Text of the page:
Regarding breakfast, it's come to this:
I bought sausage and a can of biscuits a few weeks ago at the grocery store. Last week, I managed to open the biscuits and put them in the oven and throw chunks of misshapen sausage in a skillet to (slightly over-) cook before my husband left for work that morning. Imagine my horror when he was overjoyed about the cuisine before him. He talked about it for days. Think he is tired of scrambled eggs with toast every morning?
Regarding Spencer's language acquisition, it's come to this:
My sister is out of school for the semester. Actually, she is out of college for good, but her graduate level classes start in January. (I want to give her credit where credit it due) More importantly, she is spoiling me by helping out with Spencer a day or so a week so that I can do a load of dishes or possibly even put up the Christmas tree. She recently informed me that Spencer could tell you what the cow says. I knew he could tell you what the dog says. He pants--I think because he can't figure out how to "bark" or "woof." It's hilarious either way. So, I asked him what the cow says, and he looked at me with his lips pushed together and said "mmmmmmmmmm." He can't "moo," but exhaustive testing has shown that he does in fact know what the cow says.
This just goes to show that even though you may stay home with your child all day and (almost) every day, other people still notice things about them that you do not. I do think he was showing off for his aunt, because I am fairly certain he has never "mmmm"-ed for me. I do attempt to keep track of these sorts of things. I'm sure his future siblings will have to get an air horn to alert me to their milestones because I will be too busy making sure Spencer is not jumping off the roof or convincing one of them to do the same.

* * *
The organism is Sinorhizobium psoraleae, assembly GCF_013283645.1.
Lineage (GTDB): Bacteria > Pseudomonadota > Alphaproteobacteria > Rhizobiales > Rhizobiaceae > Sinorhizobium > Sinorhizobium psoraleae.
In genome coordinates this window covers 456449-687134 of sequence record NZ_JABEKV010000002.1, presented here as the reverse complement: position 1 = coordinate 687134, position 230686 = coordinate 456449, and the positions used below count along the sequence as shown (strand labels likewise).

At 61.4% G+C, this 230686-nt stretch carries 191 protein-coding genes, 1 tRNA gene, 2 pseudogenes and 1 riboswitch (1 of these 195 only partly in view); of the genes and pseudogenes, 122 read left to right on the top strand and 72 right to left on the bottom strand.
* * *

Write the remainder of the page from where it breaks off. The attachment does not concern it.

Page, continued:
Regarding non-negotiable discipline issues it's come to this:
Into the category of "things I swore to myself I would never do once I had a child that I now do without shame" goes letting Spencer pull everything out of my wallet...in public. The need for distraction is much greater when we are out and about! Target is the main place he enjoys a foray into "ridiculous things parents let their children do in public." I knew this was not going to end well. I pictured a credit card statement with multiple charges we would have to contest. Instead, I noticed that my visa was missing a couple of days after having used it for our co-pay at the pediatrician's office. After scouring the house, my purse, my car, and the diaper bag, I swallowed my pride and texted my husband to ask if he knew where it was. He did not.